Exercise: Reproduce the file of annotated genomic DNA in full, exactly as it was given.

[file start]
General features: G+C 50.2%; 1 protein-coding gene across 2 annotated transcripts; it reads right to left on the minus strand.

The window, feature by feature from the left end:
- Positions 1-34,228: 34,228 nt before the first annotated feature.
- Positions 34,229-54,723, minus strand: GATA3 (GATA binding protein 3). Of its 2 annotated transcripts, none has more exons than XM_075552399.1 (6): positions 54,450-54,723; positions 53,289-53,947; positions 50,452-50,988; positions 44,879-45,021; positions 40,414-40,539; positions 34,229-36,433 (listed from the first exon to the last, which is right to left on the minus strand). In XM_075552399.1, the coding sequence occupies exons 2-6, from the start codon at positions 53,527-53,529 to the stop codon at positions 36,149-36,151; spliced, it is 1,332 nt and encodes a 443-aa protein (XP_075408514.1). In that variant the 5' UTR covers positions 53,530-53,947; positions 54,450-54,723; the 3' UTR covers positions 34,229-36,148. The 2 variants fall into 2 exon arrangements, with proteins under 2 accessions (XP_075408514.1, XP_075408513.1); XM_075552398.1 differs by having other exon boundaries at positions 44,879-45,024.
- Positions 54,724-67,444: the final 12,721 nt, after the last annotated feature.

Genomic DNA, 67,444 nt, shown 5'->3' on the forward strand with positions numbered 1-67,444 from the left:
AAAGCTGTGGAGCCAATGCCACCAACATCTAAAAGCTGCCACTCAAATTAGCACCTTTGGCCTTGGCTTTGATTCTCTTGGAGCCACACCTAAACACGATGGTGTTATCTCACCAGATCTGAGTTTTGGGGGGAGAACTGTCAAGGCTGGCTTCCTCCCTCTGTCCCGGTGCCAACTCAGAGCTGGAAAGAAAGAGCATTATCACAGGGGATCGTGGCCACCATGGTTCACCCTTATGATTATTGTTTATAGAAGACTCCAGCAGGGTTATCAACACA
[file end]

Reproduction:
General features: G+C 50.2%; 1 protein-coding gene across 2 annotated transcripts; it reads right to left on the minus strand.

The window, feature by feature from the left end:
- Positions 1-34,228: 34,228 nt before the first annotated feature.
- Positions 34,229-54,723, minus strand: GATA3 (GATA binding protein 3). Of its 2 annotated transcripts, none has more exons than XM_075552399.1 (6): positions 54,450-54,723; positions 53,289-53,947; positions 50,452-50,988; positions 44,879-45,021; positions 40,414-40,539; positions 34,229-36,433 (listed from the first exon to the last, which is right to left on the minus strand). In XM_075552399.1, the coding sequence occupies exons 2-6, from the start codon at positions 53,527-53,529 to the stop codon at positions 36,149-36,151; spliced, it is 1,332 nt and encodes a 443-aa protein (XP_075408514.1). In that variant the 5' UTR covers positions 53,530-53,947; positions 54,450-54,723; the 3' UTR covers positions 34,229-36,148. The 2 variants fall into 2 exon arrangements, with proteins under 2 accessions (XP_075408514.1, XP_075408513.1); XM_075552398.1 differs by having other exon boundaries at positions 44,879-45,024.
- Positions 54,724-67,444: the final 12,721 nt, after the last annotated feature.

Genomic DNA, 67,444 nt, shown 5'->3' on the forward strand with positions numbered 1-67,444 from the left:
AAAGCTGTGGAGCCAATGCCACCAACATCTAAAAGCTGCCACTCAAATTAGCACCTTTGGCCTTGGCTTTGATTCTCTTGGAGCCACACCTAAACACGATGGTGTTATCTCACCAGATCTGAGTTTTGGGGGGAGAACTGTCAAGGCTGGCTTCCTCCCTCTGTCCCGGTGCCAACTCAGAGCTGGAAAGAAAGAGCATTATCACAGGGGATCGTGGCCACCATGGTTCACCCTTATGATTATTGTTTATAGAAGACTCCAGCAGGGTTATCAACACA